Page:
South Korea President Moon Jae-in vows to address North Korea's nuclear ambitions

SEOUL (Reuters) - South Korea's new liberal President Moon Jae-in was sworn in on Wednesday and vowed to immediately tackle the difficult tasks of addressing North Korea's advancing nuclear ambitions and soothing tensions with the United States and China.

Moon said in his first speech as president he would begin efforts to defuse security tensions on the Korean peninsula and negotiate with Washington and Beijing to ease a row over a U.S. missile defense system being deployed in the South.

In his first key appointments, Moon named two liberal veterans with ties to the "Sunshine Policy" of engagement with North Korea from the 2000s to the posts of prime minister and spy chief.

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North Korean leader Kim Jong Un applauds during a military parade marking the 105th birth anniversary of the country's founding father, Kim Il Sung, in Pyongyang April 15, 2017. REUTERS/Damir Sagolj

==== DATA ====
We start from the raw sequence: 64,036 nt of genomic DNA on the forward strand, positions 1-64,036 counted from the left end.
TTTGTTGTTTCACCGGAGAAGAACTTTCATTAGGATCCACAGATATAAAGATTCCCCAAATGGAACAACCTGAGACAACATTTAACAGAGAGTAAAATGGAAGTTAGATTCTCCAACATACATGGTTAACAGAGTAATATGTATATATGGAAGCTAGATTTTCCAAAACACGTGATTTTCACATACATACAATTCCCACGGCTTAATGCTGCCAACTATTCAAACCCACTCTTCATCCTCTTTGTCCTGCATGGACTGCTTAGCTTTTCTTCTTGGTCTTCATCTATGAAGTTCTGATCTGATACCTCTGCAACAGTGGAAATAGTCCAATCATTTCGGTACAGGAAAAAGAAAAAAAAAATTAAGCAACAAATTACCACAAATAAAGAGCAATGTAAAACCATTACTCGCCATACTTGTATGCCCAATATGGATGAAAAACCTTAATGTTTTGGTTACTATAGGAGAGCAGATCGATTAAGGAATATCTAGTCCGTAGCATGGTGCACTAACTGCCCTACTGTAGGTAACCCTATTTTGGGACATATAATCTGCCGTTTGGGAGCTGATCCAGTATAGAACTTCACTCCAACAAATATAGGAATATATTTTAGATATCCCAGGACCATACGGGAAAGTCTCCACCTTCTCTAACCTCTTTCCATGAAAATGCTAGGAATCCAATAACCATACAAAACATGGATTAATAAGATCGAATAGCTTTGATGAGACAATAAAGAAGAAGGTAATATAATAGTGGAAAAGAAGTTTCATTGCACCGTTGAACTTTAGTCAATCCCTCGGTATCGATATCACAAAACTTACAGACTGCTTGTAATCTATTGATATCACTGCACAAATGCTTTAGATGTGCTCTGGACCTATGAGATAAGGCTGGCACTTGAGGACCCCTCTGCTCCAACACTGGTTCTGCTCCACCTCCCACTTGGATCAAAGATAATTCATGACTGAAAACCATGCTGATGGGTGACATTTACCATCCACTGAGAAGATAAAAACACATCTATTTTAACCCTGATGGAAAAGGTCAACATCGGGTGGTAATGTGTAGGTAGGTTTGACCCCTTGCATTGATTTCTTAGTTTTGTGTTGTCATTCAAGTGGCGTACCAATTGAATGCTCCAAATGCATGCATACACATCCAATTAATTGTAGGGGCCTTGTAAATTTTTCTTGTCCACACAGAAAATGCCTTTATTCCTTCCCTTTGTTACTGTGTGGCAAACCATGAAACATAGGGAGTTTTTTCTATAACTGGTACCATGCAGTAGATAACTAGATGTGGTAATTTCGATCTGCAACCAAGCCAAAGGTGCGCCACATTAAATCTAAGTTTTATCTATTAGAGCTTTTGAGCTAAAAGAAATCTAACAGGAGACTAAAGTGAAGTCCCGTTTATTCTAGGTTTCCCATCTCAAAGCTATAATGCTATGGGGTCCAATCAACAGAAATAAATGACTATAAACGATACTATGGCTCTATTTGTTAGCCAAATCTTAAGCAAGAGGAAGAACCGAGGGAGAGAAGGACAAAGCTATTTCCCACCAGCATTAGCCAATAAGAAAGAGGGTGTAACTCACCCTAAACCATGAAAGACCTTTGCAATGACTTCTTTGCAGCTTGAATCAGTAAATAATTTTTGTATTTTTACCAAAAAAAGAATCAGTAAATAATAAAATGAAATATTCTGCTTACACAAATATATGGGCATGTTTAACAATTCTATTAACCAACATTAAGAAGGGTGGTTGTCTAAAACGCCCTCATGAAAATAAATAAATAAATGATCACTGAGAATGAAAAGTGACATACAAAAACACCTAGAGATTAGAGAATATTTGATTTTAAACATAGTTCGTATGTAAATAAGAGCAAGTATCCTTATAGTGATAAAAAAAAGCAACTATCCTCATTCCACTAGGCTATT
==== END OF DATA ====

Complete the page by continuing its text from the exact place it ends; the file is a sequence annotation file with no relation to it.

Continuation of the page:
Missiles are driven past the stand with North Korean leader Kim Jong Un and other high ranking officials during a military parade marking the 105th birth anniversary of country's founding father Kim Il Sung, in Pyongyang April 15, 2017. REUTERS/Damir Sagolj TPX IMAGES OF THE DAY
High ranking military officers cheer as North Korean leader Kim Jong Un arrives for a military parade marking the 105th birth anniversary of country's founding father Kim Il Sung, in Pyongyang April 15, 2017. REUTERS/Damir Sagolj
People react as they march past the stand with North Korean leader Kim Jong Un during a military parade marking the 105th birth anniversary of the country's founding father Kim Il Sung, in Pyongyang, April 15, 2017. REUTERS/Damir Sagolj
TOPSHOT - Korean People's Army (KPA) tanks are displayed during a military parade marking the 105th anniversary of the birth of late North Korean leader Kim Il-Sung in Pyongyang on April 15, 2017. North Korean leader Kim Jong-Un on April 15 saluted as ranks of goose-stepping soldiers followed by tanks and other military hardware paraded in Pyongyang for a show of strength with tensions mounting over his nuclear ambitions. / AFP PHOTO / Ed JONES (Photo credit should read ED JONES/AFP/Getty Images)